Other steps may sound simple but are no less important. For example, encouraging participants and employees to diligently wash hands, especially during cold and flu season, in order to prevent the spread of illnesses. Another example is making sure foods are cut into small, easy-to-swallow pieces before serving to participants in order to reduce the risk of choking.

Adult day care facilities must do everything possible to reduce risks for participant and employee health and safety. In addition to what we’ve shared above, it’s important that your facility is backed by all the right forms of insurance, including general liability and workers’ compensation. Contact Lamb Financial Group today at 1-866-481-5262 to learn more about how we can help you find the right policies for your organization or facility’s unique risks and exposures.

Connecticut Tornadoes Remind Us to Always Be Prepared

Tornadoes definitely aren’t the norm in New England, but as recent severe weather events have proved, it can happen here just as easily as anywhere else. The National Weather Service has confirmed that an EF-1 tornado touched down in eastern Connecticut, cutting a path about 11 miles long and 100 yards wide through Andover, Coventry, and Mansfield on July 10, 2013. It was the fourth tornado in nine days.

tornado safety plans

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Fortunately, there were no injuries, NBC Connecticut confirmed. But the tornado, which caught the New Englanders off guard, left a good bit of damage behind, serving as a valuable reminder of the importance of preparedness no matter what region you live in.

Storm safety procedures should be incorporated into all company and organization emergency action plans. Below are some examples of storm safety steps that could be incorporated into plans in order to ensure the safety of employees during severe weather conditions.

  • Make sure everyone knows the difference between a tornado watch and a tornado warning. A watch means conditions are favorable for a tornado to develop. A warning, as described by OSHA, means “severe weather is present, there is imminent danger for people in the warning area.” When a warning is issued, everyone should take cover immediately.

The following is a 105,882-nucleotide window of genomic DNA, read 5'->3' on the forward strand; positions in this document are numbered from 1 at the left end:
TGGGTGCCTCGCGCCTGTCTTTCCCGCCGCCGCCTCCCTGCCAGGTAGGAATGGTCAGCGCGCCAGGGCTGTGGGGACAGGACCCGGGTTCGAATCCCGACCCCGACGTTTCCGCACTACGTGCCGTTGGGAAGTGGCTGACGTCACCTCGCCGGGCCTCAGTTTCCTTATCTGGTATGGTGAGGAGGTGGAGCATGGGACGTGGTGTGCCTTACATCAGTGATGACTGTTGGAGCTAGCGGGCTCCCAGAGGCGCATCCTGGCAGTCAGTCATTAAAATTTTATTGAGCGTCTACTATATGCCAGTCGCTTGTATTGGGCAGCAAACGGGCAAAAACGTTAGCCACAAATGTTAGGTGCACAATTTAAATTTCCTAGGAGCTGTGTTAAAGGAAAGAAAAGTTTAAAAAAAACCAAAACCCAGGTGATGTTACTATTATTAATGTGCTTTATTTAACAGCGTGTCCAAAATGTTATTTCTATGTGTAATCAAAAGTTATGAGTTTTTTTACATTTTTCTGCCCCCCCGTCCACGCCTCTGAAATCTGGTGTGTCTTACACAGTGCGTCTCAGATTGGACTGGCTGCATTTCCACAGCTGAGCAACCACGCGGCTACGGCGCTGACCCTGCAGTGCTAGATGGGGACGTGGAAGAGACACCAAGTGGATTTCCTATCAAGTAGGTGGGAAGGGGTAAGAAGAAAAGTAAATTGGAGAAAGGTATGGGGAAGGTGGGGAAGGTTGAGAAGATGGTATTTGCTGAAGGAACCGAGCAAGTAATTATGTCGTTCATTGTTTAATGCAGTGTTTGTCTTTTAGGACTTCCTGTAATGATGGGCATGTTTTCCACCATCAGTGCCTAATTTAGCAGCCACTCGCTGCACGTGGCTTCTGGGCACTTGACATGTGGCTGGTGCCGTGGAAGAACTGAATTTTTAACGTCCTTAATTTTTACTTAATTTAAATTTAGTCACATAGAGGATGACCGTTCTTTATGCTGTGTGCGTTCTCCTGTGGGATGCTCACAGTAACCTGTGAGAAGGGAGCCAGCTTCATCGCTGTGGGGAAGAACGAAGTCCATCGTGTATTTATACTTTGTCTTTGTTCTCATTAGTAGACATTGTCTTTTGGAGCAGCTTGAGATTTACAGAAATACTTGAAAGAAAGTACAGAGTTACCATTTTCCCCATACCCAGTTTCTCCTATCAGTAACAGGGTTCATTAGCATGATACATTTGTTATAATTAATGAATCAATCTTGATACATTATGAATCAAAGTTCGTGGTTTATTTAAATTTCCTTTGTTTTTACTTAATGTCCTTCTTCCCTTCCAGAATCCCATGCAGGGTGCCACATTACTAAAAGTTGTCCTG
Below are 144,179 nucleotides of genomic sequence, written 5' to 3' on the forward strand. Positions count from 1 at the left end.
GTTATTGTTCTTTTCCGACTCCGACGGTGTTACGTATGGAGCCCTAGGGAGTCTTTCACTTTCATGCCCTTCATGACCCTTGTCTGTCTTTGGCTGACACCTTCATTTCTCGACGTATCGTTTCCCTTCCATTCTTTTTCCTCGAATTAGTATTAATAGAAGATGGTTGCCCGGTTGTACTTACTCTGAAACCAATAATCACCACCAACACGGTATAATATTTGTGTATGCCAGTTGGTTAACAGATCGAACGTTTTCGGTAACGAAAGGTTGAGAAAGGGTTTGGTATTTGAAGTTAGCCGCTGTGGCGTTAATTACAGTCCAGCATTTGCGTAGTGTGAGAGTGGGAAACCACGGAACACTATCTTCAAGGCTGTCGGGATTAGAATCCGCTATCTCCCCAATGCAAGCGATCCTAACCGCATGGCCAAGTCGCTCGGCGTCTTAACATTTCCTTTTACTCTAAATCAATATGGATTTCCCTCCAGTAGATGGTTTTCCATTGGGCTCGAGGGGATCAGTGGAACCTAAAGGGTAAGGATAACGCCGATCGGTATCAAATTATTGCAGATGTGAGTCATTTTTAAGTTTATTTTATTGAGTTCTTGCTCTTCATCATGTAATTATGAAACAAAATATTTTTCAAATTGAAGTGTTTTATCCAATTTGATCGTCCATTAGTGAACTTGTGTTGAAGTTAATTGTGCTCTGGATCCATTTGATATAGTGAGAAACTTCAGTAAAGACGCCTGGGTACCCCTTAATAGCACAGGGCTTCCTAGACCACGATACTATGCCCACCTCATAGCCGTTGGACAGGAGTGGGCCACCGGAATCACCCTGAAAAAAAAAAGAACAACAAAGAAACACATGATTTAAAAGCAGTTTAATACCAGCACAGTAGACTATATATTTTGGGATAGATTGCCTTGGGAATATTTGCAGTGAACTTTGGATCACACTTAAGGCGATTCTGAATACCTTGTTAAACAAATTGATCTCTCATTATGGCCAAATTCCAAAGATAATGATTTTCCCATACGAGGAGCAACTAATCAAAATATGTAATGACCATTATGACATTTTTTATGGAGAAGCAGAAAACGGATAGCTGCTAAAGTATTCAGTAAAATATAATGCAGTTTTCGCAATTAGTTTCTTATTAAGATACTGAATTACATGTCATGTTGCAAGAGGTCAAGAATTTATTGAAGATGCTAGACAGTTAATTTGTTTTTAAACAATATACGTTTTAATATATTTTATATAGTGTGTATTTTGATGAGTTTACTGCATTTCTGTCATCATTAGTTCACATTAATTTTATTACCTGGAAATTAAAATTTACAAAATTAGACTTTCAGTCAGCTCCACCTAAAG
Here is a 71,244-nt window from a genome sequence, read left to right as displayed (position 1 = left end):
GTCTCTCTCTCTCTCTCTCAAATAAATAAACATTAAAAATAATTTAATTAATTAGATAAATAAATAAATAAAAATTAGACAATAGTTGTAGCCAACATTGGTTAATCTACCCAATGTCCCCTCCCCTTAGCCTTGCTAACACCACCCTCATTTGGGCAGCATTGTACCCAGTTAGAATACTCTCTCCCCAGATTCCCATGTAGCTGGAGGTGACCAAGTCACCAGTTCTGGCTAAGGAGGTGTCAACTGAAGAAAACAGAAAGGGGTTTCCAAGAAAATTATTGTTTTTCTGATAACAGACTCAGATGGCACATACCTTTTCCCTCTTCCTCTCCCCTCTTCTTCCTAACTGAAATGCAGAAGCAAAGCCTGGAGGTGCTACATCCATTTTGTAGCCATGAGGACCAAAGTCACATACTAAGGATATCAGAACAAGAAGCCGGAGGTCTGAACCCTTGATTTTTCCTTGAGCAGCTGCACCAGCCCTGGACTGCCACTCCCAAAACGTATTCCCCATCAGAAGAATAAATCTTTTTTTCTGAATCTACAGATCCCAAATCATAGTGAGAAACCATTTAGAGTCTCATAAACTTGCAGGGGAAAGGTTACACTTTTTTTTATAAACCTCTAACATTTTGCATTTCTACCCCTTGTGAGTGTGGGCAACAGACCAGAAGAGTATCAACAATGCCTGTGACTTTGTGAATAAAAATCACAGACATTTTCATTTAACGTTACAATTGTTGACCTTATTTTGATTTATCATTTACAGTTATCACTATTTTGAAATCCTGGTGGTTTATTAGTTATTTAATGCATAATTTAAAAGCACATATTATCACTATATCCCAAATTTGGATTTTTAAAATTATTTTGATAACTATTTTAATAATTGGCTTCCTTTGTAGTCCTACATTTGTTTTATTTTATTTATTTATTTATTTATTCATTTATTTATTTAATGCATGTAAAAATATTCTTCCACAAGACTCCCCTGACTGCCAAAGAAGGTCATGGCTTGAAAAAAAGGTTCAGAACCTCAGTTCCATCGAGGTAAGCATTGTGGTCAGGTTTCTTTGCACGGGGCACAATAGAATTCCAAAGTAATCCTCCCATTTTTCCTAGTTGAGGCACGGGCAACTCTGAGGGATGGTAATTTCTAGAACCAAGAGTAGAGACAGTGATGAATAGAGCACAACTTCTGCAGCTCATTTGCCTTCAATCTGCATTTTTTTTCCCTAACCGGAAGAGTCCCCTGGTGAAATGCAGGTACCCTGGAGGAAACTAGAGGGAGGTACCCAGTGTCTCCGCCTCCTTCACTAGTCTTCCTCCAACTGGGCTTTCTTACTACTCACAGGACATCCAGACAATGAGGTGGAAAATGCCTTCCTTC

• Use a special weather radio, such as a NOAA all-hazard radio, to stay aware of watches and warnings issued for your area when severe weather has been predicted.

 

  • Designate tornado shelters in your building and make sure they are posted in very visible locations, such as with the fire escape routes. Tornado shelters should be away from outside walls, glass windows and doors. Ideal locations are basements, enclosed areas in the middle of the building, or interior stairwells.

 

  • If your employees travel, include plans for what to do if they are driving when severe weather hits. Employees should ideally get off the road and seek shelter inside a sturdy building. However, they can take cover by laying face-down on low ground if they are not able to take shelter indoors.

 

You should also include points in your tornado safety plan such as how to safely evacuate after the storm passes and what to do in the aftermath, such as assigning someone to contact emergency personnel and another to provide aid until help arrives.

Is your organization prepared for a weather emergency? Do your employees know what to do and where to go? In addition to our insurance offerings, Lamb Financial Group can also help your organization form a safety committee and create a safety policy. Contact us to learn how we can help you be prepared for anything.